Topband: RG-6 coax
zr at jeremy.mv.com
Thu Apr 11 11:46:34 EDT 2013
----- Original Message -----
From: "Jim Brown" <jim at audiosystemsgroup.com>
To: <topband at contesting.com>
Sent: Wednesday, April 10, 2013 12:49 PM
Subject: Re: Topband: RG-6 coax
> On 4/9/2013 9:19 PM, donovanf at starpower.net wrote:
>> CCS RG-6 may be a problem for powering some remote devices such as
>> preamps or relays through the cable because CCS RG-6 has significantly
>> more DC resistance than SC RG-6.
> If you can find a proper (that is, complete) technical data sheet for
> whatever coax you are considering, it will include values for the DC
> resistance of the center conductor and the shield. Likewise, a proper
> technical data sheet for a remote device should include the DC current and
> the minimum voltage needed at the remote device for it to work reliably.
> Having this data, and the length of the coax, it's a simple matter to
> predict whether the cable resistance will be a problem.
> It's important to remember that the center conductor is not the only
> issue -- MOST RG6 coax is designed for use at VHF and UHF by cable TV
> systems, and their shields are optimized for use at those frequencies. The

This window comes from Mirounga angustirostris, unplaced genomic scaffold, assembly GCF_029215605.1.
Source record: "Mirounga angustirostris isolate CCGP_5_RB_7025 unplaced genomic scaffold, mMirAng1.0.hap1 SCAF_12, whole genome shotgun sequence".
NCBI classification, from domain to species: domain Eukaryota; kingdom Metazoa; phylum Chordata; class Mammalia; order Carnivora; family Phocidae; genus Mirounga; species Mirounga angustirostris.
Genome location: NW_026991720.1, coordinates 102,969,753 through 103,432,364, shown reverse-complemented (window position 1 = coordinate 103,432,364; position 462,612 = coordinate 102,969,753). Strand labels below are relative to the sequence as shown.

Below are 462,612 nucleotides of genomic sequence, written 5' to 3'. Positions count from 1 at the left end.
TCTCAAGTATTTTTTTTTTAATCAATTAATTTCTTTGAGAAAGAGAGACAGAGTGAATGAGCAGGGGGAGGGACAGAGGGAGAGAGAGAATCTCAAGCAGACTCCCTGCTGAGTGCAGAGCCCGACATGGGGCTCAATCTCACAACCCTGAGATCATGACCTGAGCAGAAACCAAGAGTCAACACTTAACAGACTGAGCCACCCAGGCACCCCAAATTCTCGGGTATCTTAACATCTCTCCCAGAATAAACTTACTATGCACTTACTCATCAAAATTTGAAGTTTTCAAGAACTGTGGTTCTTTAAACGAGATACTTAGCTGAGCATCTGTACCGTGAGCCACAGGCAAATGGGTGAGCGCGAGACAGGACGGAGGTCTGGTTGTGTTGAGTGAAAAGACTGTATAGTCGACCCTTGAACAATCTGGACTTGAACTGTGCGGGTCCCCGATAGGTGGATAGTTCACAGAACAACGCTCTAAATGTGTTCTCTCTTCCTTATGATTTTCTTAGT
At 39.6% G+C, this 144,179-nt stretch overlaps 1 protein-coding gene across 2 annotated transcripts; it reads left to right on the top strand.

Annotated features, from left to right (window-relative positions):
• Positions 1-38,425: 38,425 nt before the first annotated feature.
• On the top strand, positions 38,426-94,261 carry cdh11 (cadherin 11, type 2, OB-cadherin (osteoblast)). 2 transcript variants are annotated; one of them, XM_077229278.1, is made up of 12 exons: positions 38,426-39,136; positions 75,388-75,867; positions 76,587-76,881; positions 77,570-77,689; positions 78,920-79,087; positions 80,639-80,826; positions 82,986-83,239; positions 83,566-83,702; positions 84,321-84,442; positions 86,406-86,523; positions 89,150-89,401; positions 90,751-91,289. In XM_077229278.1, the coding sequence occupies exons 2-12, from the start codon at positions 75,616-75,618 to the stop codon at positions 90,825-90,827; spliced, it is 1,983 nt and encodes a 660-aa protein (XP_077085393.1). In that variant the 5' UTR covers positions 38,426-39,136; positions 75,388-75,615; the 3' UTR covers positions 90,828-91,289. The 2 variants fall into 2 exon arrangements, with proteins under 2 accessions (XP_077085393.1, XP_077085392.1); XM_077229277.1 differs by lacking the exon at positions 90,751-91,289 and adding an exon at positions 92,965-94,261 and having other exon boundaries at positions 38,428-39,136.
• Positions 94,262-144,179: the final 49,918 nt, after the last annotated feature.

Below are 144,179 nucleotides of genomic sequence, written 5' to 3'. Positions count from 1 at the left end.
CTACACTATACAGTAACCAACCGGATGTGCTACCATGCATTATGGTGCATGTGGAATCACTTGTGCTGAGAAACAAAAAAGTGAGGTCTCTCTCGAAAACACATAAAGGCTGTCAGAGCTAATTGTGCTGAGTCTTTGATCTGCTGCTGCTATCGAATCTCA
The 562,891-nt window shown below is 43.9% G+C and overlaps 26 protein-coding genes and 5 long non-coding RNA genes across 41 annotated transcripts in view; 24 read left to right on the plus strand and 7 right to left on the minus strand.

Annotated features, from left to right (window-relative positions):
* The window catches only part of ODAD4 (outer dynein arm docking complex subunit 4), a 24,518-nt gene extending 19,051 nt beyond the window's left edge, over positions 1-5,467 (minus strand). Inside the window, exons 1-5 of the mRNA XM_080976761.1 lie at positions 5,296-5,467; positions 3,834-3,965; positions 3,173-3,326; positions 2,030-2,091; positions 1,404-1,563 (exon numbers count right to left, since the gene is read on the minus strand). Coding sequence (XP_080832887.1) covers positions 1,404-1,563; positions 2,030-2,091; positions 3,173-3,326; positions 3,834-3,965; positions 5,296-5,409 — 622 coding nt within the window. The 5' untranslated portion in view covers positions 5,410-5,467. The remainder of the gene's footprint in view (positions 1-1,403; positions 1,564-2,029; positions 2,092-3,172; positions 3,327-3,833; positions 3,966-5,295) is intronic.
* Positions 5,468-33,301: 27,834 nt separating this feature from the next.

> foil + braid shields of these cables tend to be relatively thin, so their
> DC resistance tends to be fairly high.
> I don't worry a lot about RF loss in RX antennas for topband and 80/40M,
> but I do worry about shield resistance, because high shield resistance (at
> the frequency of interest) degrades shielding.
ALL CATV coax is designed for performance down to 5MHz as data, signaling
and other narrow band applications operate below the TV channels.
Many towns and cities have all their computers linked, traffic control,
alarms and more on cable these days.
The only real test of a cable is to terminate it at its characteristic
impedance, insert a swept high level signal and then walk it with a sniffer
such as CATV field crews use.
Terminating and listening on a receiver is acceptable if all you are
interested in is a narrow range of fairly low signal strengths.
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